Cheap and Tearful
Phil Gibby, Stage
Exploring the breakdown of a marriage, this two-hander is a thoughtful work.
Lucy (Framboise Gommendy) is in an institution with scratch marks on her face. Husband Gary (played by the director Andrew Stanson) visits her, unable to comprehend the background to her shattered mental condition. He has been playing away with no-morals Moira, however, and when it all becomes too much for Lucy, she drops the knife with which she had proposed to take revenge and internalises her anger instead.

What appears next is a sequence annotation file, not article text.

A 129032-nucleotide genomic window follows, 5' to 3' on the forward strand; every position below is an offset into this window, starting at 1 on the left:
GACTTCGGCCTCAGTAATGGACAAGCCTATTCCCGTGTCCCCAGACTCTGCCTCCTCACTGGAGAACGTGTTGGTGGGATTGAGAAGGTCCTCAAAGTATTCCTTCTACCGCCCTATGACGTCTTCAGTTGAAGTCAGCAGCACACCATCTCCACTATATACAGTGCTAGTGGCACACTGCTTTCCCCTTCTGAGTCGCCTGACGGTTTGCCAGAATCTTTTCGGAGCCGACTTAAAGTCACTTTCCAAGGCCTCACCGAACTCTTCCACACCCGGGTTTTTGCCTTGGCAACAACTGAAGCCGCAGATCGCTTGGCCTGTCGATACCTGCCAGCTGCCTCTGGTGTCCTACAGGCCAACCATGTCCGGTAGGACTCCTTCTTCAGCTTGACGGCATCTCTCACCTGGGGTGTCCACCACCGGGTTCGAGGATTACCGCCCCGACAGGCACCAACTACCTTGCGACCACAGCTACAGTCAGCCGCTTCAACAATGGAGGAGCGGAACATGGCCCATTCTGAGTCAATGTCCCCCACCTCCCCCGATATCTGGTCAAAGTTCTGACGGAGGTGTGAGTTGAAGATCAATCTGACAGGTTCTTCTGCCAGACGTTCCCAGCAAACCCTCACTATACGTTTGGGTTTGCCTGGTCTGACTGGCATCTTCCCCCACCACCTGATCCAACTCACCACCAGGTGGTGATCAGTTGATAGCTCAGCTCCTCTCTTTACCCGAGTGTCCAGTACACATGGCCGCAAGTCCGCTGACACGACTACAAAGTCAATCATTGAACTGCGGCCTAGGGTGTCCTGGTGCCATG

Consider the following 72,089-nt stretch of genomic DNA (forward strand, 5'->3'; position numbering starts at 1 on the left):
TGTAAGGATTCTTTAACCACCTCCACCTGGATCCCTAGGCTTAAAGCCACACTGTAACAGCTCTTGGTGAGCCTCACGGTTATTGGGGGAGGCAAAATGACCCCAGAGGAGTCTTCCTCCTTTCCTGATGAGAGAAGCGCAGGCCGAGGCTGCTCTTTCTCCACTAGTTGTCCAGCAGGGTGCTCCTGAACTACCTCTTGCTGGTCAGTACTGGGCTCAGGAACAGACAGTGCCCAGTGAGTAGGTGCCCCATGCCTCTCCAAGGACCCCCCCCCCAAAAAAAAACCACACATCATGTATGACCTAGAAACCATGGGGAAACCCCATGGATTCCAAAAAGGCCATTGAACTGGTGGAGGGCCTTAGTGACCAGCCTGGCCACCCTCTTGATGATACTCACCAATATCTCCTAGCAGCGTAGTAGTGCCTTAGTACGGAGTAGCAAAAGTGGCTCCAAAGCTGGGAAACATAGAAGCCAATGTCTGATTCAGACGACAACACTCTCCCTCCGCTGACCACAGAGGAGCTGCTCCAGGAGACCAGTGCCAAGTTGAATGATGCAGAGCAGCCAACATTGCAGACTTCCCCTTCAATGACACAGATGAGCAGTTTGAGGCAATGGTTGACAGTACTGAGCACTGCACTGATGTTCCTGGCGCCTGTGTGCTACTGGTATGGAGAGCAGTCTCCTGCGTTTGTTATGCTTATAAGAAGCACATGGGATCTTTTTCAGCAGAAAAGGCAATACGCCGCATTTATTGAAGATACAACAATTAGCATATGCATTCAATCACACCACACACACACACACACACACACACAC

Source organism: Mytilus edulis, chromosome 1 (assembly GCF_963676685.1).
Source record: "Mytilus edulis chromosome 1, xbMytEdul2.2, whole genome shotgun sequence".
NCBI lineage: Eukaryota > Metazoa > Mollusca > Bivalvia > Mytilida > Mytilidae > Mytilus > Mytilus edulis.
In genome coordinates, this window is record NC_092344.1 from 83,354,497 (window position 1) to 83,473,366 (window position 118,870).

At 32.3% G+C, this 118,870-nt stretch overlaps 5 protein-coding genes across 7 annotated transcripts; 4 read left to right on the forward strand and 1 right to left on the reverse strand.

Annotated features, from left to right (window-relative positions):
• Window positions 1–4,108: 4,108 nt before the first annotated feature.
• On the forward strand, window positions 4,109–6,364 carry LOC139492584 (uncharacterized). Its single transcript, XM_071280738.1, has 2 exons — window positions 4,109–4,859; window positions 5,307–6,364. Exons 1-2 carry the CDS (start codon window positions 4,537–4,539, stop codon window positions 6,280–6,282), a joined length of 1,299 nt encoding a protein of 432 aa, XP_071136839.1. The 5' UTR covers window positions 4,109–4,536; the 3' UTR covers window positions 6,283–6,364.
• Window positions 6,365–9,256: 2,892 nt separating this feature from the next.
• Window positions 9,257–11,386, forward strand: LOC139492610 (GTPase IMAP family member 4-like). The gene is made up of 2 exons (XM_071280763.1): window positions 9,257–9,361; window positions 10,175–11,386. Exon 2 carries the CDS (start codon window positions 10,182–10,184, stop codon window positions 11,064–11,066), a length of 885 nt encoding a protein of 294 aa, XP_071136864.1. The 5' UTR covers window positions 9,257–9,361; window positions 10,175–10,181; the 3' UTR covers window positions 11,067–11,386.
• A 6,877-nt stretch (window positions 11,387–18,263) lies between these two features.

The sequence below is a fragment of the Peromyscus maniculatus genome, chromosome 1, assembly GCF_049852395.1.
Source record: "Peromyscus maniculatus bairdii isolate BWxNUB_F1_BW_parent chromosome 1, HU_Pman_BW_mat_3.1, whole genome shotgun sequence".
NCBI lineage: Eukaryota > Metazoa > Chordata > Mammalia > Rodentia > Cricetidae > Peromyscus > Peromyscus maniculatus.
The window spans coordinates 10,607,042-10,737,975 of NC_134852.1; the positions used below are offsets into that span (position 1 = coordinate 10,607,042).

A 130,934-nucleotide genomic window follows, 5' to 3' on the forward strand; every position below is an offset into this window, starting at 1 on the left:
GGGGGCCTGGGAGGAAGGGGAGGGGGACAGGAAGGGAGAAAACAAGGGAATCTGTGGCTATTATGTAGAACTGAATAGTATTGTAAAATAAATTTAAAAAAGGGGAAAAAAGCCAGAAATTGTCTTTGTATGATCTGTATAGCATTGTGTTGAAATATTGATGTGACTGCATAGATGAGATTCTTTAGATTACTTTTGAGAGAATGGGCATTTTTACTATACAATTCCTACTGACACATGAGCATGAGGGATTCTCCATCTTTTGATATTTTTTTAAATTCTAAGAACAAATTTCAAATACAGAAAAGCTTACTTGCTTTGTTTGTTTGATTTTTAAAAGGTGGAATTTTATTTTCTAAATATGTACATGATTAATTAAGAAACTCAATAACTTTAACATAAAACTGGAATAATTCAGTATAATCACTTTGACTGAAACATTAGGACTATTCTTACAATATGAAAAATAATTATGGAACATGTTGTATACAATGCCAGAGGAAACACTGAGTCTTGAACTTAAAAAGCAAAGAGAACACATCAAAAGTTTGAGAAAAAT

The making of an omelette is used here as a metaphor for the state of their relationship. It is an appropriate one for, rhetorically, writer John Cargill Thompson is a man who has never been afraid to put all his eggs in one basket.
This play, by contrast, is without such bombast. It is a carefully drawn anatomy of two people who realise that they do not understand each other as they thought they did, a play for and one which comes complete with a message for all of us.
All in all, it offers plenty of food for thought and thoroughly deserves the wider exposure it should get in London this autumn.